Woodside's Town Council heard testimony but delayed a decision Tuesday night on whether to issue a demolition permit to Apple Inc. founder Steve Jobs, who owns the property known as the Jackling Estate at 460 Mountain Home Road.
Mr. Jobs has been fighting the efforts of preservation-minded citizens since February 2001 over his plans to replace a 17,250-square-foot house built by industrialist Daniel Jackling in 1925 with a 6,000-square-foot modern home more to his liking.
After about four hours of testimony from a team representing Mr. Jobs and a mix of residents and out-of-towners representing the preservation side, the council voted unanimously to continue the public hearing to May 12.
Mr. Jobs had received a demolition permit in 2004 but he was sued and lost, then appealed and lost the appeal. His team was back before the Woodside council to try to correct the plan's shortcomings cited by the appeals court.
From advocates on both sides of the issue, the evening's arguments returned often to the question of whether the other side was acting in good faith.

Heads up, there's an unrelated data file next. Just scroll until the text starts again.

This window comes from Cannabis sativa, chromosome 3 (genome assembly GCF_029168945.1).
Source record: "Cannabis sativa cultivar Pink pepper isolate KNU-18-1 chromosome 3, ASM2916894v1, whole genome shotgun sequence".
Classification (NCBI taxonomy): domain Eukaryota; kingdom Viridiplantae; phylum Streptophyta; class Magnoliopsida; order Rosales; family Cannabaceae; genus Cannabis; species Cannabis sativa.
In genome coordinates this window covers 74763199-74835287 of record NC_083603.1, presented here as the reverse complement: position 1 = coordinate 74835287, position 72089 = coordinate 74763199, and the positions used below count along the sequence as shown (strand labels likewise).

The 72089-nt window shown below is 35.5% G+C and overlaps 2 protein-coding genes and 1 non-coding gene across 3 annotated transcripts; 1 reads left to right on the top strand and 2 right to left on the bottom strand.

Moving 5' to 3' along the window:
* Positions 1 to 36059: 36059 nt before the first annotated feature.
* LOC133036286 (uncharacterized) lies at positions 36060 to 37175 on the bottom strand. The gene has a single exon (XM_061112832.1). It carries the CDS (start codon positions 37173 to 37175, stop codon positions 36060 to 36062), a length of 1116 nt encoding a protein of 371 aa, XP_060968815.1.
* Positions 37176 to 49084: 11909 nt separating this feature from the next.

The preservationists "will fill this room with righteous bombast but have done nothing to get this house" registered as a historic building, said Howard Ellman, Mr. Jobs' lawyer.
If Mr. Jobs were sincere about saving the house by agreeing to have someone relocate it, he would agree to mediation, said Miami Beach resident Clotilde Luce, who was there to represent the group Uphold Our Heritage.
Ms. Luce also suggested that Mr. Jobs put $5 million in an escrow account as a good-faith gesture to anyone who might be interested in moving the house.